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A loaded die study

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I got a set of handcrafted dice for Xmas. They look like this:

DSC00555 (640x550)DSC00554 (640x481)

They are wooden, the shapes are obviously imperfect, and the dots are made of metal.

I immediately suspected that they can’t be well balanced and decided to conduct a little study, that turned out to be fun and instructive.

The first experiment I did was dropping the die into water. It appeared that the die is lighter than water and it always floats the 1 side up and the 6 side down:

DSC00560 (640x427)

[Side quest: A perfect cube with the density of exactly 1/2 of the density of water floats in water. Will it float side-up, edge-up or vertex-up? This problem is too tough for me, and I don’t have a solution.]

Anyway, after the float test it was evident to me that the die is biased in the 1- 6 direction. But by how much is this imbalance affecting the outcome of rolling the die on the table?

My next test was the Roll Test. I rolled the die 121 times. Why 121? I wanted a number that is close to 100, close to a multiple of 6 and close to a perfect square. That is because I was pretty sure I’d be able to compute the sigma on a napkin and that would be it. Both 120 and 121 are good numbers. But after I did 120 rolls I thought, why don’t I do one more.

Here are the results of my 121 rolls:

1 2 3 4 5 6
27 19 19 20 21 15

r

Right, 1 and 6 are obvious outliers… ??? … But they are within the 2-sigma range… But I’m more than confident in my alternative hypothesis! Like a true researcher, I’m going to find a way to confirm it! Winking smile

So, do I do another 100 rolls? No way, that would be no fun! I’m going to pretend that I’m not dealing with a stupid die, but rather with a particle accelerator, and that I’m over the budget, so this sample is all I have. I’ll do various stats tests on my sample, and I’m going to find one that confirms that this stupid die is loaded!

Sadly, both Chi-square and Kolmogorov-Smirnoff yield p-values about 0.5 that is 10 times greater than what I need in order to reject the hypothesis that the die is fair.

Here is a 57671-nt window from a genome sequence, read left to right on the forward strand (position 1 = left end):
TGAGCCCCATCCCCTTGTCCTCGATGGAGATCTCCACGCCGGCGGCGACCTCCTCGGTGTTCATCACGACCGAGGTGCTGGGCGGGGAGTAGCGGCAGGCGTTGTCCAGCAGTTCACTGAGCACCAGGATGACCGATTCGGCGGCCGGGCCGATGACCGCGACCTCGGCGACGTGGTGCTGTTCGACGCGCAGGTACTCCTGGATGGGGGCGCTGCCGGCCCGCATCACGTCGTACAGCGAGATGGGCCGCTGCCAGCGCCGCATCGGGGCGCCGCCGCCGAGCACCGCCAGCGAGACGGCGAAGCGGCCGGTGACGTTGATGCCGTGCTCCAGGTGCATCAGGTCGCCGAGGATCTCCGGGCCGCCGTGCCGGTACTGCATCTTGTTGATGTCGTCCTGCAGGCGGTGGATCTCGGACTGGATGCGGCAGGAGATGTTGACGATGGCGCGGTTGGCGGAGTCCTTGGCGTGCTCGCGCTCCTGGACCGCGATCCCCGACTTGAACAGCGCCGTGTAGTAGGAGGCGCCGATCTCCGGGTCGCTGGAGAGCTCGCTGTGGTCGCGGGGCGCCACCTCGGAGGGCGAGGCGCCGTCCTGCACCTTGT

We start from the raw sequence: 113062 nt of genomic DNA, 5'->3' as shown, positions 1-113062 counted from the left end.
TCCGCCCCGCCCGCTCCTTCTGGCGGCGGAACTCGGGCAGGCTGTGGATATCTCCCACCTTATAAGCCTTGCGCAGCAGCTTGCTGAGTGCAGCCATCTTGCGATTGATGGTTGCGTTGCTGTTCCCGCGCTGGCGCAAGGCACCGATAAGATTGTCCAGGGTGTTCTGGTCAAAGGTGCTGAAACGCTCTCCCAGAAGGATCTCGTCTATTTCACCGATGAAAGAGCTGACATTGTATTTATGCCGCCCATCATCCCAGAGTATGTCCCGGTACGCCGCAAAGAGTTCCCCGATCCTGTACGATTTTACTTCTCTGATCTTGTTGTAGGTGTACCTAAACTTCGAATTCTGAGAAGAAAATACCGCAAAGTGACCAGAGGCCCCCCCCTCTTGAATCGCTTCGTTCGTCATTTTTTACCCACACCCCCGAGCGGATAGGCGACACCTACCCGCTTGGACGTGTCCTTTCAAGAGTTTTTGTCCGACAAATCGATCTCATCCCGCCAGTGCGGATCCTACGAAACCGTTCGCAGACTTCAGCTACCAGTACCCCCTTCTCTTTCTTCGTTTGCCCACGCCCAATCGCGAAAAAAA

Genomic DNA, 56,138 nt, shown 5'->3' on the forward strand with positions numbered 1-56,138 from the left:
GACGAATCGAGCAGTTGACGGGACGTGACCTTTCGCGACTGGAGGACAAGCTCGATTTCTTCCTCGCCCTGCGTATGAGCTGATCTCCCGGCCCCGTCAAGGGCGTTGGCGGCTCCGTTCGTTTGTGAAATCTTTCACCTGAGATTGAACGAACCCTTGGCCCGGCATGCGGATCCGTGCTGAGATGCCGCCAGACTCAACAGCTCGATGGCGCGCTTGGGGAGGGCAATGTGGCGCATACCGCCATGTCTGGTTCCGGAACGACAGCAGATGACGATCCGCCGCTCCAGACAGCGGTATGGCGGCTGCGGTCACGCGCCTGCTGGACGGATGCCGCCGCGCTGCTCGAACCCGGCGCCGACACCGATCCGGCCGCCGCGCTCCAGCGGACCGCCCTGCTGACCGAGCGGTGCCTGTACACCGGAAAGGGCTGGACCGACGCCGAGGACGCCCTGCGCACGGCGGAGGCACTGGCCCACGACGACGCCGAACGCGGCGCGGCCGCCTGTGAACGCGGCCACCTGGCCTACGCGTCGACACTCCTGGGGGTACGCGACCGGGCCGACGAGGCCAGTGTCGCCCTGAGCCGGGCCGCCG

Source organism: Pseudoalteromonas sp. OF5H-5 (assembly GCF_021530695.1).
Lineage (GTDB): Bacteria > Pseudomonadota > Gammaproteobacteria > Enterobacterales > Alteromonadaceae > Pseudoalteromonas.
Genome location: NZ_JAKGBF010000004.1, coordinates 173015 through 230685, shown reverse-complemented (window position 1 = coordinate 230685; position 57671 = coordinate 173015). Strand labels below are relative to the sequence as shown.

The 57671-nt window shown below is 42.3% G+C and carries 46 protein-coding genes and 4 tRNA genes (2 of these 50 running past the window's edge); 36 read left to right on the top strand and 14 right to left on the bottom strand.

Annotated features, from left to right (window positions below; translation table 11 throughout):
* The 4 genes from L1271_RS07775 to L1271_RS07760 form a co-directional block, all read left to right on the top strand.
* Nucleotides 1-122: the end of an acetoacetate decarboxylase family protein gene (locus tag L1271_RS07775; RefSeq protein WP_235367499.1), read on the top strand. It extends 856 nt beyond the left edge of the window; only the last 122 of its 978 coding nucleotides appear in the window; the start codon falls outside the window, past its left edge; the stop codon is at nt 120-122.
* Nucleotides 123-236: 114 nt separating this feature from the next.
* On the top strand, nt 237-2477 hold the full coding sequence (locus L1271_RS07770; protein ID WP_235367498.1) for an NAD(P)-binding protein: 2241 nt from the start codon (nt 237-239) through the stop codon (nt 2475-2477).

But I’m not giving up. Why was I doing all those tests that attempted to refute the null-hypothesis without having any information about my alternative hypothesis: that the die is biased specifically towards 1 and specifically against 6. And why was I doing all those old-fashioned tests at all? It’s not 19th century and I have a very capable computer at my disposal. I can simulate whatever I want.

Results:

Alternative Hypothesis
(out of 121 rolls)
p-value
At least 1 number appears more that 26 times 0.37
At least 1 number appears more that 26 times AND at least 1 number appears less that 16 times 0.3
Exactly 1 number appears more that 26 times AND exactly 1 number appears less that 16 times 0.2
The number ONE appears more that 26 times AND the number SIX appears less that 16 times 0.01

 

So I guess I could now conclude that the die is biased specifically towards 1 and specifically against 6. But should I?

The next step should be checking how significant this bias is for some actual game. I’d need to simulate a game with a realistic bet and see how much money can be won using this die within a realistic timeframe.

I used R for the simulations. Below is the piece of code that does that. Happy New Year!

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Written by bbzippo

12/31/2012 at 2:51 am

Posted in fun, math, science